Dr. Kelly McHugh, who teaches one of the co-requisite political science learning community courses.
Dec 8, 2016
For the past four years, all incoming political science majors have participated in the “Politics and Law” learning community. As members of the learning community, all students are co-enrolled in two courses each semester. In addition, some students in the learning community choose to live together in the residence halls. This arrangement allows political science majors to connect material across courses while forming strong relationships with their classmates.
Each fall semester, students take both “Introduction to American Political Science” and “Introduction to International Relations.” The faculty members teaching these classes have developed unique engaged learning activities that allow students to explore the interconnections between the state, national, and international levels of politics. By working together in these classes, students develop strong collaborative skills, preparing them to complete research projects during their junior and senior years at Florida Southern College.
For example, this fall, students in Dr. Bruce Anderson’s “Introduction American Political Science” class completed a multi-week project where they researched the features of democratic countries. Groups of students examined democracies such as the United States, the United Kingdom, Germany, and Spain, and created a data set that measured how well these countries protect rights such as freedom of speech, freedom of the press, and the right to a fair trial. Students use this data to complete a final project that analyzes how well each democracy lives up to its constitutional promises.
Rey Munson ‘20 said, “In Dr. Anderson's class, working with the data set has taught me a different way of thinking. Finding answers to questions are not X=Y, but instead X=Y because of Z. This means that one reason does not mean one result. One reason equals one result because of another factor that comes into play that explains the answer. It's analysis at a different level that is more necessary for the fields of work for political science majors.”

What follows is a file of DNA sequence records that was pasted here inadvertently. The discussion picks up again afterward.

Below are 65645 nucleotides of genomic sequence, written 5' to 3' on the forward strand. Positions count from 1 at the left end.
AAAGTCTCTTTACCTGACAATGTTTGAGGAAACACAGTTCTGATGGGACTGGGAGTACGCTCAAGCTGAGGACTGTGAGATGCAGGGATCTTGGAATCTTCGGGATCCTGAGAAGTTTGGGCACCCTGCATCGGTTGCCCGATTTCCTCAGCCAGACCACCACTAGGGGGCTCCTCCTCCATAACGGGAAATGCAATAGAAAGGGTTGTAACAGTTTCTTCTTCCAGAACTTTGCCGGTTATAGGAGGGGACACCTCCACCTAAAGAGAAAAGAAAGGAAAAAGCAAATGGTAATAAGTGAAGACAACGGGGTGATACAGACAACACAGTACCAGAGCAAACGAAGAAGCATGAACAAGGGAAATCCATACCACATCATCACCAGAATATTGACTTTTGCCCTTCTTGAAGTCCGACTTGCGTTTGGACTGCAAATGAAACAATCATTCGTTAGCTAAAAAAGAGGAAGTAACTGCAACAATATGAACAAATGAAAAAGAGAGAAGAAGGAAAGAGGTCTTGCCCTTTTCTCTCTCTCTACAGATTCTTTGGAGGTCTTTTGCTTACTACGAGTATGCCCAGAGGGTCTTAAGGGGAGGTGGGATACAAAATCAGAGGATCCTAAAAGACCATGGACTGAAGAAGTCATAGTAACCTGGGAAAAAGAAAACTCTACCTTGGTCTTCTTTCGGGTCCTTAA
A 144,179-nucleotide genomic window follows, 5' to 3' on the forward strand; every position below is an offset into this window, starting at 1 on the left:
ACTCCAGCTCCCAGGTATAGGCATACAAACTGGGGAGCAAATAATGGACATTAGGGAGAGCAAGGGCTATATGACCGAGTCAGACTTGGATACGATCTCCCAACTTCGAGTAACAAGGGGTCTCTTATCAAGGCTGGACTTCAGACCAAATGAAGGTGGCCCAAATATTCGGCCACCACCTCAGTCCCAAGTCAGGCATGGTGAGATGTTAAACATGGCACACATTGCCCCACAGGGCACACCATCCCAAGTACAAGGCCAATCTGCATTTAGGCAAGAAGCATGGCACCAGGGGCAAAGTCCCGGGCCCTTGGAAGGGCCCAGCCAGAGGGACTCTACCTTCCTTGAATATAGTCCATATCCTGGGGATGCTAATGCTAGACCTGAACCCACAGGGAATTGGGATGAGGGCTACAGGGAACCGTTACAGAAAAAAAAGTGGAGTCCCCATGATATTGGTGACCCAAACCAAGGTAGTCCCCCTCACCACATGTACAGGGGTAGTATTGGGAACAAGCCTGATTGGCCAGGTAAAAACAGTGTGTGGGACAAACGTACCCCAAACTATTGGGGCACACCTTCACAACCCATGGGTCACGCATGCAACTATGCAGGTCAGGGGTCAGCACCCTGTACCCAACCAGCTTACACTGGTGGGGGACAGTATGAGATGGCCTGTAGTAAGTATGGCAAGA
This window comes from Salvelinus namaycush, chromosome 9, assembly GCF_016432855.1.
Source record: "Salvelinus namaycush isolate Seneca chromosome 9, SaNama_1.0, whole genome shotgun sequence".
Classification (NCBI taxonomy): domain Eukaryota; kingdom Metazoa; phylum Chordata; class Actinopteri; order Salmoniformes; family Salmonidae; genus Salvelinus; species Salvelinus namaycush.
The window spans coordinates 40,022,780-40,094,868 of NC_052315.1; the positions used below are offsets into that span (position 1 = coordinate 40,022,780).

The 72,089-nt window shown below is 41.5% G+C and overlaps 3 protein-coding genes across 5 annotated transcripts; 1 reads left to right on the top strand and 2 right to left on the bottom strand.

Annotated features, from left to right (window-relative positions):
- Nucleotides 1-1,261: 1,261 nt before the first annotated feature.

In my class, “Introduction to International Relations,” students spent one part of the semester focusing on ways to reduce the number of nuclear weapons in the world; this is a challenge that has faced the international community for decades. After learning about the history of nuclear weapons, each student selected a member country of the United Nations and researched that country’s views about nuclear weapons. Over the course of two class periods, students engaged in a role-playing activity where they negotiated with their classmates to develop an international treaty aimed at limiting the number of weapons in the world.
Cheyenne Caswell ‘20 is a member of FSC’s Model United Nations club, and believes that this in-class experience helped her when she participated in a Model UN competition in Gainesville in October.
She explains, “I was better able to understand what was going on and how difficult it would be to come to a decision regarding the different topics. Once again, it showed that everyone has different thought processes and beliefs and that it is difficult (but not impossible) for people to come together.”
Both Cheyenne and Rey believe their experience in the learning community has been a positive one. The learning community experience continues into the spring semester with all majors taking two additional paired courses: “Law and the Courts” and “Public Policy Analysis.”
Rey said, “I have personally loved the opportunities presented in the department, as well at the diverse group of individuals we have been able to meet. It has really expanded my knowledge of how people think and act.”
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